Although we often think of Autism as being something spotted early on in childhood, many people on the spectrum as not disagnosed until much later in life. Indees, many amongst us were just considered as ‘a bit odd’ during gtheir adolescence and working life and then one day they realise that they were, in fact, autistic.
Researchers from Anglia Ruskin University interviewed nine adults about their experiences of being diagnosed with autism in their 50s. The participants were aged between 52 and 54.
As children, some participants recounted having no friends and being isolated from others, and as adults they could not understand why people treated them differently. Several had been treated for anxiety and depression.
Participants also highlighted the lack of support available to adults with a new diagnosis.
It is thought to be the first study of its kind that examines the phenomenon of receiving a diagnosis exclusively in middle age.
Dr Steven Stagg, Senior Lecturer in Psychology at Anglia Ruskin University (ARU) and lead author of the study, said: “One aspect of the research I found heart-wrenching was that the participants had grown up believing they were bad people. They referred to themselves as ‘alien’ and ‘non human’.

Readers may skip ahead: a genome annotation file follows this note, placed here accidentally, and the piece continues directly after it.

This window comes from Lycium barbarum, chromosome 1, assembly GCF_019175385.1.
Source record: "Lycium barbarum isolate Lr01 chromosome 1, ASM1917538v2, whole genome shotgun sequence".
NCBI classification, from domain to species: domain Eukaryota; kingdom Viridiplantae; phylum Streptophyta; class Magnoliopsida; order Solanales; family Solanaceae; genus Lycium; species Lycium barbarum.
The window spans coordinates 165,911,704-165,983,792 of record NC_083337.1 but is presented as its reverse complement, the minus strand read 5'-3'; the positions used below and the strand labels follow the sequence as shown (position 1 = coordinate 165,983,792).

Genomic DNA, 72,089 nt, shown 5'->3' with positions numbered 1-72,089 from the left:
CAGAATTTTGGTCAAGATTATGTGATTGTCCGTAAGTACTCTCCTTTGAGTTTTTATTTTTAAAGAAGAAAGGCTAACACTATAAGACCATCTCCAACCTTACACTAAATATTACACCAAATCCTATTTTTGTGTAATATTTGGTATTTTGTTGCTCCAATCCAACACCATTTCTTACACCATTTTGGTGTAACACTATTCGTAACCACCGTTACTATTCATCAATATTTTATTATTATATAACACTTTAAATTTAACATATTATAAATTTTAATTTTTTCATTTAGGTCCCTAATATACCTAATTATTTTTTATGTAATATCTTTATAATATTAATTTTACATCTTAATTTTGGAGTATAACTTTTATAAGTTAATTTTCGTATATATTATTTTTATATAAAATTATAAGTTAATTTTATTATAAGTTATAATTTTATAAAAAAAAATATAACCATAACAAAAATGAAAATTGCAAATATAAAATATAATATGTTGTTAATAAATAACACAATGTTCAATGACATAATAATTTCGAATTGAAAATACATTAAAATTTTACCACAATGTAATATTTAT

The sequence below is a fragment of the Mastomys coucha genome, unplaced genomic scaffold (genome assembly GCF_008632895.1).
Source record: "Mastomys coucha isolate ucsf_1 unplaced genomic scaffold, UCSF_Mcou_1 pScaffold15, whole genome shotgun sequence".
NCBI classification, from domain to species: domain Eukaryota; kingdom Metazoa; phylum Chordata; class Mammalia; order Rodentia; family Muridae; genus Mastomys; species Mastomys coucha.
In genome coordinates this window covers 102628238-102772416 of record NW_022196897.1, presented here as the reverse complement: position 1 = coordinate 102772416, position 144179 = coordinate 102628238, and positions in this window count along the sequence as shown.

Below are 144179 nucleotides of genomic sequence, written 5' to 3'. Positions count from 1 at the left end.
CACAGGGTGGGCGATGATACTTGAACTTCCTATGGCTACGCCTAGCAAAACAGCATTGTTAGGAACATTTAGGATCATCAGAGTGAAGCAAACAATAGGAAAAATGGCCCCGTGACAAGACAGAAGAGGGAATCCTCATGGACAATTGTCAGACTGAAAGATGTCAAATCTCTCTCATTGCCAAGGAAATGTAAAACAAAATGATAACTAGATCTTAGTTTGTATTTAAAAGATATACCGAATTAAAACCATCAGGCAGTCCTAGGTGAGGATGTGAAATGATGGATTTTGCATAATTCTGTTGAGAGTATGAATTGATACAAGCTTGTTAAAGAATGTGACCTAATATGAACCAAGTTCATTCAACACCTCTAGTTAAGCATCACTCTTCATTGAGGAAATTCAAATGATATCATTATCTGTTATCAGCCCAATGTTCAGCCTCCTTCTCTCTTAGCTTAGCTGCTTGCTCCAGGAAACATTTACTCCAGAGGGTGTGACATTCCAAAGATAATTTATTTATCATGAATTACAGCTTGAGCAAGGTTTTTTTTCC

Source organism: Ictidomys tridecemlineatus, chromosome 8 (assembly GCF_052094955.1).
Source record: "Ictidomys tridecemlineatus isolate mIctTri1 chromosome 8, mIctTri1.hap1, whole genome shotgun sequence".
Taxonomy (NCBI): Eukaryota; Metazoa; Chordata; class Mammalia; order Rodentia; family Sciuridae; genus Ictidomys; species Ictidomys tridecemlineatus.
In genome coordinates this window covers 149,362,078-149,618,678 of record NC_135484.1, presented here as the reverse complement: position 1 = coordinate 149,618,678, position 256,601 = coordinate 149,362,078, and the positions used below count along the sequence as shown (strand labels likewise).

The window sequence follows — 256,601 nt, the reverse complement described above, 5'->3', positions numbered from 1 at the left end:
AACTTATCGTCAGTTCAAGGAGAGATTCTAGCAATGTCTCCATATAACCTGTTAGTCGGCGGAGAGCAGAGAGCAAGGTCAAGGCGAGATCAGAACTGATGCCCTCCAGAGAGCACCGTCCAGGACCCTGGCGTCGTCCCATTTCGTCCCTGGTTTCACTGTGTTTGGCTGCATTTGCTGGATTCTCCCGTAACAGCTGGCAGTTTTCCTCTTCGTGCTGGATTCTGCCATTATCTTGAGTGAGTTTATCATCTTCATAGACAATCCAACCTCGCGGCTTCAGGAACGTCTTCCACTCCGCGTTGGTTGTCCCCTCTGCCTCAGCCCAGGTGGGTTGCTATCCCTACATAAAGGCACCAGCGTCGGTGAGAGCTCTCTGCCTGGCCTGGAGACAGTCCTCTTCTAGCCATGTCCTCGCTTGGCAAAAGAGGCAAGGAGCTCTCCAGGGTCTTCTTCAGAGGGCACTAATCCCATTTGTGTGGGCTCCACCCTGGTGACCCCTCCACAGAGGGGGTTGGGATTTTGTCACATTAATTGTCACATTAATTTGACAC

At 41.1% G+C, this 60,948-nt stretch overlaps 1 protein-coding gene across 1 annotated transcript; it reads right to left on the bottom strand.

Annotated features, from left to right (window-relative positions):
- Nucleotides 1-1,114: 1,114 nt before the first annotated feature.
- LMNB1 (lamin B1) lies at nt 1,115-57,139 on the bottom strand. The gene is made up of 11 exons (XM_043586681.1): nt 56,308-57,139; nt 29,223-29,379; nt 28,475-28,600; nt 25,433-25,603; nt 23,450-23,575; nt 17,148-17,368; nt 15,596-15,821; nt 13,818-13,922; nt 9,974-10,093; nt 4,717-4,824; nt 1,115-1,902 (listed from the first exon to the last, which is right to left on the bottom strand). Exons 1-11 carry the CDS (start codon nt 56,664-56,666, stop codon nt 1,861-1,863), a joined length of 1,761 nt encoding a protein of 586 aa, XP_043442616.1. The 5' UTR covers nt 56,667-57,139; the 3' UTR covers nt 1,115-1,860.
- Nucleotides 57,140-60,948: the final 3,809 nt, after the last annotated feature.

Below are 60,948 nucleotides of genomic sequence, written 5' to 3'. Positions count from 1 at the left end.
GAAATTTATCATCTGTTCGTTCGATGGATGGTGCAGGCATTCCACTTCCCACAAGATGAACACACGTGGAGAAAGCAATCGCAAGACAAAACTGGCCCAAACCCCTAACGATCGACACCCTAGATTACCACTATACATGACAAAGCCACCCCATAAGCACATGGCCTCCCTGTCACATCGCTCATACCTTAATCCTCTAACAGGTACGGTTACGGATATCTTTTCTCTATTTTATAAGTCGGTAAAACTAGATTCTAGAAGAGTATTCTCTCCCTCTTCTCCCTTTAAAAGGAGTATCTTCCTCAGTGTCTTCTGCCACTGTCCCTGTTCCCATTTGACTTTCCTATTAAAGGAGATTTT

“The research also suggests that receiving a diagnosis in middle age can be positive. The participants often described it as a eureka moment that brought relief into their lives. It allowed them to understand why others had reacted negatively towards them.
“Clinicians and health workers need to be aware of the possible signs of autism. Often people are diagnosed with depression, anxiety or other mental health conditions and the autism is missed. More work also needs to be done to support older people after they receive a diagnosis.”
Increasingly adults over the age of 50 are receiving a diagnosis of autism spectrum condition. Growing up in a time when autism was poorly recognised, these adults have lived unknowingly with the condition and face readjustment. This paper reports the first study to investigate this population. Nine adults over the age of 50, who had recently been diagnosed with ASC, were interviewed, and thematic analysis was used to analyse the transcripts. Results showed that the participants had received treatment for anxiety and depression. They reported ASC behaviours in their childhood and growing up they felt isolated and alien. Receiving a diagnosis was seen as a positive step and allowed for a reconfiguration of self and an appreciation of individual needs. Given the positive aspects of receiving a late diagnosis, more work is needed to identify older adults with undiagnosed ASC.
from their peers.